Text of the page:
Teaching writing doesn’t come naturally to me. I know how to write but it’s harder than you think to pass that skill on! Because of my lack of confidence we’ve tried lots of different programs and methods - some with more success than others. One of our favorites is the Writing & Rhetoric series from Classical Academic Press.
We used the first three books in the series over the past few years but last year I made the mistake of switching to another program. Let’s just say it wasn’t our best year and my daughter begged to go back to Writing & Rhetoric (she loves it that much!).
So, we are back for good!
There are a few reasons this program works so well for us: the discussion and natural interaction that comes from working through the lessons, the variety of exercises, and the systematic building of writing skills.
If you’ve been curious about this series, here’s a peek at the fourth book in the series - Chreia and Proverb.
I received this product for free in exchange for an honest review. All opinions expressed are my own. No other compensation was provided.
Writing & Rhetoric from Classical Academic Press
The Writing & Rhetoric series (from Classical Academic Press) is built on the model of the progymnasmata. Now, don’t let that big word scare you (it caused me a bit of anxiety the first time I heard it) - it means ‘preliminary exercises’ and was a system used in ancient times to prepare students for rhetoric (writing and speaking persuasively).
Thankfully, I don’t need to have this whole ‘progym’ thing figured out - Classical Academic Press has done all the hard work for me. Each book in the Writing & Rhetoric series focuses on the specific skills taught using this ancient method.
After learning about fables and narratives in the previous books, students are ready to move on to the next step - chreia and proverb.
An Overview of Writing & Rhetoric Book 4
Writing & Rhetoric book four follows the same format as the previous books - lessons are laid out in much the same format with some similar exercises. The focus shifts from basic narratives to longer essays - with the introduction of the chreia.
A chreia is a short essay about a saying or proverb and the author of that saying, focused on praising the author and showing how the proverb is useful to us today. Classical Academic Press takes an incremental approach to teaching this form of writing so students aren’t overwhelmed by the thought of sitting down with a blank piece of paper and writing six paragraphs. They do a wonderful job of teaching the basic format and providing plenty of opportunities for writing.
There are two books - a student workbook (assignments are completed right in the book) and a teacher’s edition that has many samples and details to guide parents as they are teaching. While I suppose you could just hand the book off to your child and have them complete the assignments, the best part of the program is the insightful discussions prompted by the various proverbs. There is a depth and richness to this program that we haven’t found with other writing programs.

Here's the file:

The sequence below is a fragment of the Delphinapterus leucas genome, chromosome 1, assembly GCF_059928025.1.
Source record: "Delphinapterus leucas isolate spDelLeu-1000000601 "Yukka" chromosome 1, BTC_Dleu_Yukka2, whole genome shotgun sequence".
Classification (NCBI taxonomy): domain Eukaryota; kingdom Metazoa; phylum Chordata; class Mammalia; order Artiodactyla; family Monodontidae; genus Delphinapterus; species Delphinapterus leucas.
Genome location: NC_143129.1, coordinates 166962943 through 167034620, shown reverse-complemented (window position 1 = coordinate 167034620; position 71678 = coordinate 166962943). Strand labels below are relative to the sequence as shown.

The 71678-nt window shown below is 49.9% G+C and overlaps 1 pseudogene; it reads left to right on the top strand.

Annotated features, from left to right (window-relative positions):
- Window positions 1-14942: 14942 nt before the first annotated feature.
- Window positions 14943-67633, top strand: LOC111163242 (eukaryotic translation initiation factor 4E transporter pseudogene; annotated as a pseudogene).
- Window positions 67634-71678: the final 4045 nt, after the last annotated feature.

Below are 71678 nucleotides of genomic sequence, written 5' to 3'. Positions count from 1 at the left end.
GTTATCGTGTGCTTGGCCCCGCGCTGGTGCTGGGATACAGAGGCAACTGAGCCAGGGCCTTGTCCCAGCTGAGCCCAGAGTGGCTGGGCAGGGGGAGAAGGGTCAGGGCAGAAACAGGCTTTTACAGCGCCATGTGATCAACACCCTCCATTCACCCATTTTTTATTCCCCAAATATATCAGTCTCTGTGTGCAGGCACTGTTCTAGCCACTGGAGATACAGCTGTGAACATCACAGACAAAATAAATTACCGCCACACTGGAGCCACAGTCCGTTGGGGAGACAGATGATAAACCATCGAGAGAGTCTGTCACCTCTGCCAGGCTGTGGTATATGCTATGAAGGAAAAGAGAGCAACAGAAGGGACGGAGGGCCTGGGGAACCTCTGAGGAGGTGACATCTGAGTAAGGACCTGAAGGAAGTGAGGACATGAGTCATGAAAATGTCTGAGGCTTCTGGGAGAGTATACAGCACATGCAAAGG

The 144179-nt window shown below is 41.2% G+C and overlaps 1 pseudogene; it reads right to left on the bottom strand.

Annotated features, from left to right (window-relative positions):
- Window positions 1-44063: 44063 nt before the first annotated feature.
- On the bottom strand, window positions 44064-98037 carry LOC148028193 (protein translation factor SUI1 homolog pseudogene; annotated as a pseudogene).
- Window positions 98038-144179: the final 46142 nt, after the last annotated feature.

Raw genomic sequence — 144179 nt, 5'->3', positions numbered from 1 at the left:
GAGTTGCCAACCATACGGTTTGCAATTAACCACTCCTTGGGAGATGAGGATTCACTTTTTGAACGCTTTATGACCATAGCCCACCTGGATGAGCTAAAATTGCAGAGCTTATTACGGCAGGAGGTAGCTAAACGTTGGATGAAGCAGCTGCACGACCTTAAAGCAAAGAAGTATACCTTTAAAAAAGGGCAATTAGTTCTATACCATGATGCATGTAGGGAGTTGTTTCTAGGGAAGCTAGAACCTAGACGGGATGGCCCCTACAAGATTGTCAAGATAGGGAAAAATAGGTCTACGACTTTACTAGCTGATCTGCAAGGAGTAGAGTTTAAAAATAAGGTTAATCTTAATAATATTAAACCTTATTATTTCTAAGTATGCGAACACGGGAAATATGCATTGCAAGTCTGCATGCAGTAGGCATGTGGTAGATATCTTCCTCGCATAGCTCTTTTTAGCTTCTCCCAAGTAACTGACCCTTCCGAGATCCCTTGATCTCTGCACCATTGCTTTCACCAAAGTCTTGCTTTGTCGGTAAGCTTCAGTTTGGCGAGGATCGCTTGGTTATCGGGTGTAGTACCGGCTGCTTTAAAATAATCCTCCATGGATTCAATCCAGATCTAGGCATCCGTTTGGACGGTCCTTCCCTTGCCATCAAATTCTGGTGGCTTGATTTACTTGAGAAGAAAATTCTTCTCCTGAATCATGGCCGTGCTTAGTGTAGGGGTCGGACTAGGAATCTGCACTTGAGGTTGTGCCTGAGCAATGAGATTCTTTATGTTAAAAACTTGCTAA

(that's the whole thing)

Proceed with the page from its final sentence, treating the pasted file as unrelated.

The grade recommendation for Chreia & Proverb is grades 4 & 5 and up. We’re using this book in seventh grade and it’s perfect for my daughter. The requirements are just difficult enough for my daughter but not so difficult that she can’t complete the assignments. With twelve lessons, you can easily complete this book in one semester, even allowing time for additional writing assignments in other subjects.
A week with Writing & Rhetoric: Chreia & Proverb
Each lesson in book four follows the same format:
- Introduction to the proverb and the author
- Narrative about the author (that is related to the saying)
- ‘Tell It Back’ - narration exercises
- ‘Talk About It’ - discussion about the story, the author, and the proverb
- ‘Go Deeper’ - comprehension exercises
- ‘Writing Time’ - dictation, sentence play, copiousness, and chreia exercises and assignments
- ‘Speak It’ - a time for students to practice oral presentation skills
Here’s what a week with Chreia & Proverb looks like for us:
Day One: I read aloud the introduction and story about the historical figure. My daughter narrates the story and we work on the ‘Talk About It’ and ‘Go Deeper’ sections together.
Days Two & Three: We divide the ‘Writing Time’ exercises over a few days (except the chreia). TJ works more independently on these assignments.
Day Four: On day four we focus on the chreia. We started the year working on it together, discussing each paragraph before TJ began writing. After completing about two-thirds of the lessons she was ready to work on the chreia independently.
Day Five: We work on presentation skills with the ‘Speak It’ section.
We’re so happy to be back working through this series (and we’re getting ready to start the next book in the series - Refutation & Confirmation). I have no plans to switch to another writing program - this is the right one for us.
If you want to learn more about the series, take a peek at the other books in the series: